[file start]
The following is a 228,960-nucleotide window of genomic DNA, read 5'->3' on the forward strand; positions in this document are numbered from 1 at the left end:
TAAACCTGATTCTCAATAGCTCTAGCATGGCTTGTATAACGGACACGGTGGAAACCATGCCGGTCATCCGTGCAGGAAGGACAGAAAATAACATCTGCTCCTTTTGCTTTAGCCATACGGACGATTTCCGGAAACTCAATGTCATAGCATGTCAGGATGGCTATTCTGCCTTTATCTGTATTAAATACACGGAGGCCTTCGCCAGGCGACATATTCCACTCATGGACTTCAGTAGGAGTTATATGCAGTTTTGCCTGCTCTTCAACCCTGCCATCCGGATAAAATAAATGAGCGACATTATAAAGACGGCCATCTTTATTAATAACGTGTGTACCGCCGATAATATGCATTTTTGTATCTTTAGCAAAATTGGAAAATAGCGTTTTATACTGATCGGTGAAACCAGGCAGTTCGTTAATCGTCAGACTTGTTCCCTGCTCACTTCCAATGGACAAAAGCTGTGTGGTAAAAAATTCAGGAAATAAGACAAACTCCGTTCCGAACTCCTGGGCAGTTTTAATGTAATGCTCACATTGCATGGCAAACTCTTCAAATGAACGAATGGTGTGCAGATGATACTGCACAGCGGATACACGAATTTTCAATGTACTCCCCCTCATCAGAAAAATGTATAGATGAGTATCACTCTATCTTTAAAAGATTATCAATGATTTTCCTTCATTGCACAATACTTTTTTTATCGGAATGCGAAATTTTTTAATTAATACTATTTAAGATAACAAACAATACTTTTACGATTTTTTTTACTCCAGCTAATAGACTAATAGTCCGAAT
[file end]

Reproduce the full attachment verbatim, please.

The following is a 228,960-nucleotide window of genomic DNA, read 5'->3' on the forward strand; positions in this document are numbered from 1 at the left end:
TAAACCTGATTCTCAATAGCTCTAGCATGGCTTGTATAACGGACACGGTGGAAACCATGCCGGTCATCCGTGCAGGAAGGACAGAAAATAACATCTGCTCCTTTTGCTTTAGCCATACGGACGATTTCCGGAAACTCAATGTCATAGCATGTCAGGATGGCTATTCTGCCTTTATCTGTATTAAATACACGGAGGCCTTCGCCAGGCGACATATTCCACTCATGGACTTCAGTAGGAGTTATATGCAGTTTTGCCTGCTCTTCAACCCTGCCATCCGGATAAAATAAATGAGCGACATTATAAAGACGGCCATCTTTATTAATAACGTGTGTACCGCCGATAATATGCATTTTTGTATCTTTAGCAAAATTGGAAAATAGCGTTTTATACTGATCGGTGAAACCAGGCAGTTCGTTAATCGTCAGACTTGTTCCCTGCTCACTTCCAATGGACAAAAGCTGTGTGGTAAAAAATTCAGGAAATAAGACAAACTCCGTTCCGAACTCCTGGGCAGTTTTAATGTAATGCTCACATTGCATGGCAAACTCTTCAAATGAACGAATGGTGTGCAGATGATACTGCACAGCGGATACACGAATTTTCAATGTACTCCCCCTCATCAGAAAAATGTATAGATGAGTATCACTCTATCTTTAAAAGATTATCAATGATTTTCCTTCATTGCACAATACTTTTTTTATCGGAATGCGAAATTTTTTAATTAATACTATTTAAGATAACAAACAATACTTTTACGATTTTTTTTACTCCAGCTAATAGACTAATAGTCCGAAT